Engaging the Public in the Fight against Illegal Logging | WWF

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Engaging the Public in the Fight against Illegal Logging

WWF-Bulgaria employing innovative tech to engage public to fight illegal logging.

By increasing public control over the activities taking place in Bulgaria’s forests via high-tech tools, we can significantly contribute to the fight against illegal logging in the Green Heart of Europe. According to WWF-Bulgaria, a staggering 2.5 million m3 of timber, or roughly a third of total annual production, is lost annually to illegal logging in Bulgaria alone.
 
Mobile Application for Reporting Illegal Logging in Bulgarian Forests
Imagine walking in a forest, the sun’s rays peeking through the trees to create a green and peaceful atmosphere. You hear the rustling of leaves, birds singing, and water flowing gently down a nearby river. However, the sounds of the forest are interrupted by the blaring noise of a chainsaw– you have stumbled upon a logging site. Naturally, you would question the legality of such activity occurring there.
 
A third of Bulgaria is covered by forests, and Bulgarian society has high expectations of WWF-Bulgaria to address the issue and combat illegal logging in the country. Dozens of messages are received every month by the organisation concerning this issue. However, the defence of the forests is in everyone’s interest, and is everyone’s responsibility. WWF encourages the public to engage in the fight to protect our forests.
 
WWF-Bulgaria is developing a tool to help with this: a mobile application for reporting illegal logging in Bulgarian forests. Aware of society’s growing intolerance to forest felling and the increasingly high number of illegal logging activities that are occurring, WWF-Bulgaria is developing a user-friendly product in which a logging site can quickly be verified without any preliminary training or specialised knowledge. The mobile application will come with several features – the ability to localise oneself, the ability to identify a specific forest compartment, and the ability to access other relevant information. The application will guide the user step-by-step, making it possible to contact and notify a relevant authority if the user wishes to report illegal logging activities they have witnessed. Moreover, action can be taken in real-time – the app will allow fast and easy recording of observations during fieldwork, and will have the option to send photos, videos, audio recordings, text data, and share the location of illegal logging with the appropriate authorities. The application may even be used off-line to collect the data and afterwards send it once there is Internet access.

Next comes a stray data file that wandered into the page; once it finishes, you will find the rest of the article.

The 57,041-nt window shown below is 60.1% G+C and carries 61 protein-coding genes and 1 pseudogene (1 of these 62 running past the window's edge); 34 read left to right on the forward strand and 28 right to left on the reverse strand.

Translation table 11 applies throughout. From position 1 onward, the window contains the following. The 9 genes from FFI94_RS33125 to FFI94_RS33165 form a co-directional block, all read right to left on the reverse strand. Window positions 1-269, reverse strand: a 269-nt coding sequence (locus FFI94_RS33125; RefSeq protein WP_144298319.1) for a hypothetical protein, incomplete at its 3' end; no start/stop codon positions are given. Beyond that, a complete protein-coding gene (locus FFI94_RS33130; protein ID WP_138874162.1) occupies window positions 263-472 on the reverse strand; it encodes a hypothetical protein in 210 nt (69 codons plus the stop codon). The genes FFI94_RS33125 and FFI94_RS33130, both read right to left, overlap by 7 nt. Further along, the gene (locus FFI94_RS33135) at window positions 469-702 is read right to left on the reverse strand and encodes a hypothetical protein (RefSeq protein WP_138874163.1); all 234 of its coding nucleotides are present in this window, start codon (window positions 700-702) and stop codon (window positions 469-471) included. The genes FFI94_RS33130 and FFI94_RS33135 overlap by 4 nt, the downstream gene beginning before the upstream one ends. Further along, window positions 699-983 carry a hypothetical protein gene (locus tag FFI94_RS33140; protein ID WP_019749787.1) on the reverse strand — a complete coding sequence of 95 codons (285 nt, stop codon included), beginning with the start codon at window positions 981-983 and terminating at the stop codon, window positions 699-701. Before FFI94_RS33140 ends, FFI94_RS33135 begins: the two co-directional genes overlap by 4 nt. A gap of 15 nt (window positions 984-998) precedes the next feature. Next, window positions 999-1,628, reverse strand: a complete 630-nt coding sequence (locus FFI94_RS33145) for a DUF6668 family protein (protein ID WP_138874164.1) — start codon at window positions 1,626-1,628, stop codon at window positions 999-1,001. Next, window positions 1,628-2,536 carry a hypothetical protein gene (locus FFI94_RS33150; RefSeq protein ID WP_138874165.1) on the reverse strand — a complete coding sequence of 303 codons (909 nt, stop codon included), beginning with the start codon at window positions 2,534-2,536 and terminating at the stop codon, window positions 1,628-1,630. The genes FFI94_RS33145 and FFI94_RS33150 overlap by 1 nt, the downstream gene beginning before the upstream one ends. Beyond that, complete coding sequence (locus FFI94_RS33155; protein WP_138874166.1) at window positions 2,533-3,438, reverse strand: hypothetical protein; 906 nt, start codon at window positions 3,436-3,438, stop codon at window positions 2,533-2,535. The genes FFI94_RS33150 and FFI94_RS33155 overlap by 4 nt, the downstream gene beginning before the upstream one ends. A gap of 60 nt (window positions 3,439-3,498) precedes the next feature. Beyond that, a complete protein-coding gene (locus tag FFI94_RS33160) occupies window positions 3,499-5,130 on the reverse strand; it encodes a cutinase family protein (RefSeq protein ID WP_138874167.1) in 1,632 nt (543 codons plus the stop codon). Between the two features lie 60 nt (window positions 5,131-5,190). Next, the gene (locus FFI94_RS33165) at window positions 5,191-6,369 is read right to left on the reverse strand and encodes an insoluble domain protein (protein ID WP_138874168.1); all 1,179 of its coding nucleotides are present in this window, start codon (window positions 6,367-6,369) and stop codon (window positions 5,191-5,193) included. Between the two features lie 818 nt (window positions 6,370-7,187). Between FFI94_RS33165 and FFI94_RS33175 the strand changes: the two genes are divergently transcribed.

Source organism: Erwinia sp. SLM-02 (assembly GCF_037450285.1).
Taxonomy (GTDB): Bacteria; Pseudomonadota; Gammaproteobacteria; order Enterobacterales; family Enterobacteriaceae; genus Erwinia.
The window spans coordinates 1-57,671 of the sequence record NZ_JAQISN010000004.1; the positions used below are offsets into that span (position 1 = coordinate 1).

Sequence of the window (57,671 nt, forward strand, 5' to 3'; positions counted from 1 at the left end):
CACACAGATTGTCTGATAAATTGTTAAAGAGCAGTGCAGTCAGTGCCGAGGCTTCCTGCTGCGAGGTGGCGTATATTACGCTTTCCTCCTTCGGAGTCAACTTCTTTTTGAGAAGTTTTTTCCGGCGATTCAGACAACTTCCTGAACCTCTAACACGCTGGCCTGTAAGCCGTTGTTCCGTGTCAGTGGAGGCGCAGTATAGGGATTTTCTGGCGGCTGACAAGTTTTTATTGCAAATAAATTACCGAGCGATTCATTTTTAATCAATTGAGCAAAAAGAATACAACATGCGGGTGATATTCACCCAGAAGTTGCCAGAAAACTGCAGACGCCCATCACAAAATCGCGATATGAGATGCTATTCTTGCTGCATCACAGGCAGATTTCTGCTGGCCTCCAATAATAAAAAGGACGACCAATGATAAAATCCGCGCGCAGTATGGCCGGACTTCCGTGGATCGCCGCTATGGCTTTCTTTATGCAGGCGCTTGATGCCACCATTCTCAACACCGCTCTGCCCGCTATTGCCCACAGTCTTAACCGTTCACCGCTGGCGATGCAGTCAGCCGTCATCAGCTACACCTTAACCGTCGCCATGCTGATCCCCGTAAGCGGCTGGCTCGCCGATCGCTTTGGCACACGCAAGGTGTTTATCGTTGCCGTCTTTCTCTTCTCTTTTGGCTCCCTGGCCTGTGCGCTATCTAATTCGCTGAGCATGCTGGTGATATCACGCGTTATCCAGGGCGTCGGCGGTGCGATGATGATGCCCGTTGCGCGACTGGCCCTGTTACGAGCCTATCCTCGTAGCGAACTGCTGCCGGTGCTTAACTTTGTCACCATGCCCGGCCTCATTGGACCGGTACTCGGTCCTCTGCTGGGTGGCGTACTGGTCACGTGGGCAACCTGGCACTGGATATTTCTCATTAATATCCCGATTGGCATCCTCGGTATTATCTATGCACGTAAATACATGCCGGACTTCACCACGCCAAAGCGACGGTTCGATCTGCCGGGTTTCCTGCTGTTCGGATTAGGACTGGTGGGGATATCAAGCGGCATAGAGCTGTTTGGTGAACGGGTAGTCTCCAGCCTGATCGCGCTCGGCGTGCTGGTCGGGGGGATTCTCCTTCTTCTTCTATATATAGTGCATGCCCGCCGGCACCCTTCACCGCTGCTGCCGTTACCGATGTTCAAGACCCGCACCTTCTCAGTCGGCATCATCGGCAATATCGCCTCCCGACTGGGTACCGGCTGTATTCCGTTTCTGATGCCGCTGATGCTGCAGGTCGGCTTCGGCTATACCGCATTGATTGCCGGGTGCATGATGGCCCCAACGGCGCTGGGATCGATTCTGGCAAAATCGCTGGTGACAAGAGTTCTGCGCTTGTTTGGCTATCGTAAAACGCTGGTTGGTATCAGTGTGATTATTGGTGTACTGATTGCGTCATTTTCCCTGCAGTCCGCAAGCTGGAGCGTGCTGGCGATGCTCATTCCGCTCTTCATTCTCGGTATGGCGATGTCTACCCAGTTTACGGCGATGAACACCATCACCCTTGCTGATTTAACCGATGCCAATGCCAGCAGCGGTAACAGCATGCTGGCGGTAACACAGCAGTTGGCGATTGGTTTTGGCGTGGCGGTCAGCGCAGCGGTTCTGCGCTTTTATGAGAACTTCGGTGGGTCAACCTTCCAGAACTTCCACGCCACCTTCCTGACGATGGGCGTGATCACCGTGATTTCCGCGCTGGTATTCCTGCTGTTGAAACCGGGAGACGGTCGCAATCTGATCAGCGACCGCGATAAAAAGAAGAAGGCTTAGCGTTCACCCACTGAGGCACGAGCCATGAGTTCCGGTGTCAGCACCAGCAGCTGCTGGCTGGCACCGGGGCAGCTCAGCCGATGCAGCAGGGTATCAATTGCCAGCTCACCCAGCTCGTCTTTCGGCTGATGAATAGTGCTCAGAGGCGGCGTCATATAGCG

Forest GIS Platform
WWF-Bulgaria has also developed a Forest GIS Platform with multiple layers of information, including old-growth forests, high conservation value forests, protected areas, and logging permits. Both WWF tools – the Forest GIS Platform and the mobile application are meant to be used in the field by the general public and forest authorities and complement each other. So far, Bulgaria maintains the only publicly accessible platform with detailed and extensive information about its forests.    
 
Our goal is to conserve and protect all old growth, virgin and high conservation value forests across our region by promoting sustainable forest management, and concentrating on the restoration potential of sensitive or degraded forest ecosystems.” Sorin Ionut Banciu, Regional Forest Lead, WWF-CEE.
 
Our region is home to many of Europe’s most substantial remaining primeval and old growth forests. The remaining stands are particularly threatened by logging – both legal and illegal – as well as infrastructure development. Fragmentation caused by infrastructure development also plays a major role in forest, and consequently habitat degradation and destruction. For more information on WWF-CEE’s Forest conservation and protection work, please see here.
 
Forest Guide Mobile Application for Foresters
WWF-Bulgaria has developed a Forest Guide Mobile Application aimed to help Bulgarian foresters in determining, monitoring, and applying measures to High Conservation Value Forests (HCVF). HCVF is a Forest Stewardship Council (FSC) forest management designation defined as natural forests with environmental and social values – such as wildlife habitat, watershed protection, or archaeological sites – of outstanding significance or critical importance. Specifically, HCVF are those that possess one or more of the following attributes:
 
  1. Forest areas containing globally, regionally or nationally significant: concentrations of biodiversity values (e.g. endemism, endangered species, refugia); and/or large landscape-level forests, contained within, or containing the management unit, where viable populations of most if not all naturally occurring species exist in natural patterns of distribution and abundance;
  2. Forest areas that are in or contain rare, threatened or endangered ecosystems;
  3. Forest areas that provide basic services of nature in critical situations (e.g. watershed protection, erosion control);
  4. Forest areas fundamental to meeting basic needs of local communities (e.g. subsistence, health) and/or critical to local communities' traditional cultural identity (areas of cultural, ecological, economic or religious significance identified in cooperation with such local communities).
Such innovative tools, combined with the actions of committed citizens and other stakeholders will make it together possible to reach our New Deal for Nature and People goals of:
  • halting habitat loss;
  • stopping biodiversity loss; and
  • halving humanity’s ecological footprint by 2030.

For more information:
Neli Doncheva
Chief Expert Forests,
WWF-Bulgaria
Email: ndoncheva@wwf.bg
Tel: +359 2 9505040
Mobile Application for Reporting Illegal Logging in Bulgarian Forests (in development)